○    Average of 24 hours/week working on consulting teams for K-12 organizations under the guidance of experienced engagement managers;
  • A culminating paper reflecting on the work performed on behalf of the client and on the broader institutional context in which the work occurred, drawing on the critical and theoretical perspectives introduced in the seminar portion of the course;
  • CPRL placement support services to help interested students obtain attractive professional and management-level jobs in the education sector, along with mentorship and networking opportunities to enhance leadership skills.
  • Tuition support awards for a limited number of students who demonstrate exceptional merit and need.

Examples of Past Projects

  • America Achieves - Developed contractual and governance options for fostering inter-state and inter-district collaboration in the creation of new data-systems;
  • Camden City School District - Advised district leadership on legal and policy implications of various mechanisms for reorganizing the district’s schools and workforce;
  • Cleveland Metropolitan School District - Designed (i) a comprehensive system of qualitative and quantitative measures of school effectiveness to provide schools with actionable improvement data and increase public accountability, and (ii) a process for annually identifying schools for improvement steps and restructuring, consistent with federal and state regulations;
  • Louisiana Department of Education - Created a system for assuring the legality of different distance-learning options for public school children statewide, and for evaluating the effectiveness of the distance-learning programs and their implementation;
  • New York Appleseed - Developed a plan for using the community-driven creation of new schools in areas of New York City undergoing rapid gentrification to expand and maintain social integration of schools without violating legal restrictions on race-based decisions making;
  • Raise Your Hand Texas - Proposed a framework and identified legislative and necessary regulatory changes for maximizing the equitable distribution of funds to, and the autonomy and accountability of, schools and districts undertaking comprehensive improvement efforts.

Application Procedure

Students who are interested in this Clinic should fill out and submit the standard application, resume and law school transcript using CAMS, the online application system. CPRL will notify selected applicants who will be invited for an in-person interview with Professor Liebman and the CPRL team. Interviews will take place at Columbia.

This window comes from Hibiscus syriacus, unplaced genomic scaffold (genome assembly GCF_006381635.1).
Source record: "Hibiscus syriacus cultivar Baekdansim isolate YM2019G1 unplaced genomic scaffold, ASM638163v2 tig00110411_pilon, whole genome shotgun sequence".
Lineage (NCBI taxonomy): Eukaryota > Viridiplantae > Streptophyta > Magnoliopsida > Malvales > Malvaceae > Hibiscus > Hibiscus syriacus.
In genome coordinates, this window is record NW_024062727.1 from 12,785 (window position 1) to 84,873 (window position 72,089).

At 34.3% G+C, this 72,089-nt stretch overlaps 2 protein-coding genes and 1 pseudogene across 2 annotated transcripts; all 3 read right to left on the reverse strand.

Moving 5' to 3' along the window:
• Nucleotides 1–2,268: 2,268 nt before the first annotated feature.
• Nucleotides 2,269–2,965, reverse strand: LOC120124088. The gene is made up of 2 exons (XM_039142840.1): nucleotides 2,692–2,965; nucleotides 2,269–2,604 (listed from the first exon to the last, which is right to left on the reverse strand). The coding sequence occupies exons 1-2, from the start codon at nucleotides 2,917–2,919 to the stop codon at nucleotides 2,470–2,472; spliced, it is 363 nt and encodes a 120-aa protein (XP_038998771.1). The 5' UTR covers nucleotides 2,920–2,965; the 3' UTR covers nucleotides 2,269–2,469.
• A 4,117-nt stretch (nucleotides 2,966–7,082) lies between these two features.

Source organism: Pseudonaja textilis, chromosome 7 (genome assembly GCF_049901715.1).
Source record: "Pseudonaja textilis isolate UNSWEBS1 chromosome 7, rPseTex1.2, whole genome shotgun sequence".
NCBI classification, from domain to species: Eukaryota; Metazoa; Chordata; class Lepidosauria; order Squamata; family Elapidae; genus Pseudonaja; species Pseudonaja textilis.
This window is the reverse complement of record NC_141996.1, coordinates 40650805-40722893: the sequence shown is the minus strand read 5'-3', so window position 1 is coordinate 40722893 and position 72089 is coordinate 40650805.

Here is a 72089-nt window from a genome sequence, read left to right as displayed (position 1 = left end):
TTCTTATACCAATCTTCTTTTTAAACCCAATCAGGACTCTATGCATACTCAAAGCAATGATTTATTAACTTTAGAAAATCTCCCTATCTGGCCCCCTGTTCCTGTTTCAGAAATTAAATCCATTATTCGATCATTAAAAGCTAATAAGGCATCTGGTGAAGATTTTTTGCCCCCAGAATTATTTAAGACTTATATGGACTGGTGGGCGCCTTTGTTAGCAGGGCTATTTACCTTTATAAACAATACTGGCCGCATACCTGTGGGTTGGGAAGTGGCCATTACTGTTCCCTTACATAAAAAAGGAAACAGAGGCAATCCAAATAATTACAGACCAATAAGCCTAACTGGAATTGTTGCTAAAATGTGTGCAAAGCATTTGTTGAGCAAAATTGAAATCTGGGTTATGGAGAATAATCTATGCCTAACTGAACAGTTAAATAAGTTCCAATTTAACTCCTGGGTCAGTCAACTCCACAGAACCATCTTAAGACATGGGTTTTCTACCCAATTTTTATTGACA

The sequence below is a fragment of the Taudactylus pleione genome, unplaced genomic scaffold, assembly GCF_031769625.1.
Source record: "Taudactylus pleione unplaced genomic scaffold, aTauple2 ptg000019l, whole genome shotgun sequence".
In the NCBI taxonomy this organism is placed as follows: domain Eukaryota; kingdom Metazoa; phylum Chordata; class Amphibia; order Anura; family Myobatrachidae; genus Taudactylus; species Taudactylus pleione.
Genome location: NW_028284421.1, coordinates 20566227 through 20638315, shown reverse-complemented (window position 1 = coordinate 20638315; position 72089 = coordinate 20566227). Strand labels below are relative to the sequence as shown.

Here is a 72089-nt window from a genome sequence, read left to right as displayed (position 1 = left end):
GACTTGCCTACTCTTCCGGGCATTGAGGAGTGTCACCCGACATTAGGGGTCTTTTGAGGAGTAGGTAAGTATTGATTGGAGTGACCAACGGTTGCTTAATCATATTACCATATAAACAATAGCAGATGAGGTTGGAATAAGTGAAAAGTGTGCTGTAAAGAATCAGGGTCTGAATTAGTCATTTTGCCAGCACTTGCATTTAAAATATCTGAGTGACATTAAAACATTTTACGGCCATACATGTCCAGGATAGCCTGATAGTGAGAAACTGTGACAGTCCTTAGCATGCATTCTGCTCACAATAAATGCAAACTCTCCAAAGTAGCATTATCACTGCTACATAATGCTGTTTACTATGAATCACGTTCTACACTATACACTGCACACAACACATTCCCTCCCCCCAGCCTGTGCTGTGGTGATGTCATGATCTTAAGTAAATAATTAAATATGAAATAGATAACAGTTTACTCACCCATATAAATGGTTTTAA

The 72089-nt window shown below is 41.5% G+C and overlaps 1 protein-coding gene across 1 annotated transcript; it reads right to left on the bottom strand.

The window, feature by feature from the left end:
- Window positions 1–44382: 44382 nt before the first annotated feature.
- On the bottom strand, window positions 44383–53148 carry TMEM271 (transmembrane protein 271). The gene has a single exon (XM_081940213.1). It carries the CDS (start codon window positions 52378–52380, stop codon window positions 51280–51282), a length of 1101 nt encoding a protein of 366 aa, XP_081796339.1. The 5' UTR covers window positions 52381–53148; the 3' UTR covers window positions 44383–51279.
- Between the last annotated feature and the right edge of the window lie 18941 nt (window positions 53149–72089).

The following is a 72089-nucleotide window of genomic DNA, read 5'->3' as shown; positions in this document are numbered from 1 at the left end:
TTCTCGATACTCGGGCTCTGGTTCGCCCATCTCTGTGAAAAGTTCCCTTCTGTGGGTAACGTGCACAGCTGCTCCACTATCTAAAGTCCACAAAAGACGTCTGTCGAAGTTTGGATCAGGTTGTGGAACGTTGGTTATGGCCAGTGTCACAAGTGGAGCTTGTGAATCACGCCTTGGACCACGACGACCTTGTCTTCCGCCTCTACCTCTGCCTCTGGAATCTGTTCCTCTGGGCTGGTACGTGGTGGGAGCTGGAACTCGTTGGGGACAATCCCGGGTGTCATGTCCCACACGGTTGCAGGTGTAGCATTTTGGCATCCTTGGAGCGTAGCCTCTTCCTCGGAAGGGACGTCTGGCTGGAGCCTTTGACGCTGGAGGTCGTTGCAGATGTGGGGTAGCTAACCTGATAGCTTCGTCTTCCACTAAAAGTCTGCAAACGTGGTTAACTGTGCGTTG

CPRL provides a small number of tuition support awards (CPRL Scholar Awards) to students who demonstrate exceptional merit and need.   To be eligible for a CPRL Scholar Award, students must make a legally enforceable commitment to work three of the first five years after graduation in a full-time government or nonprofit job in or supporting the P-12 education sector. CPRL Scholar Awards are only available to cover tuition owed for the term in which the student participates in the CPRL program and cannot be used to supplant other scholarships. CPRL Scholar Awards are capped at $20,000, and most awards are below $15,000. 

If you wish to apply for a CPRL Scholar Award, please answer question #4 and submit a separate statement in CAMS of up to 400 words and 1-page maximum, describing your merit and need.  As to merit, please explain your expected contribution to fulfilling CPRL’s mission to prepare talented graduate students for careers enhancing the education sector’s capacity for constant improvement on behalf of public school children.

Contact Information

Feel free to email CPRL with any questions regarding the clinic.

Student Contacts

Students interested in learning more about the course may contact the following NYU Law students and graduates, each of whom took a prior version of the Clinic in the indicated years:

Caitlin Millat (Current Student)
Andrew Wong (Current Student)
Allison Zimmer (Current Student)
Harry Black (Fall 2016)
Ke Wu (Fall 2016)
Angela Wu (Spring 2016)
Jennifer De Jesus (Spring 2016)
Alexis Piazza (2014-15)
Collin Moore (2013-14)


* 14 credits comprised of 7 clinical credits and 7 academic seminar credits. Students may not take both of the 14-credit, semester-long clinics that cover aspects of education law (Education Advocacy Clinic and Education Sector Policy and Consulting Clinic).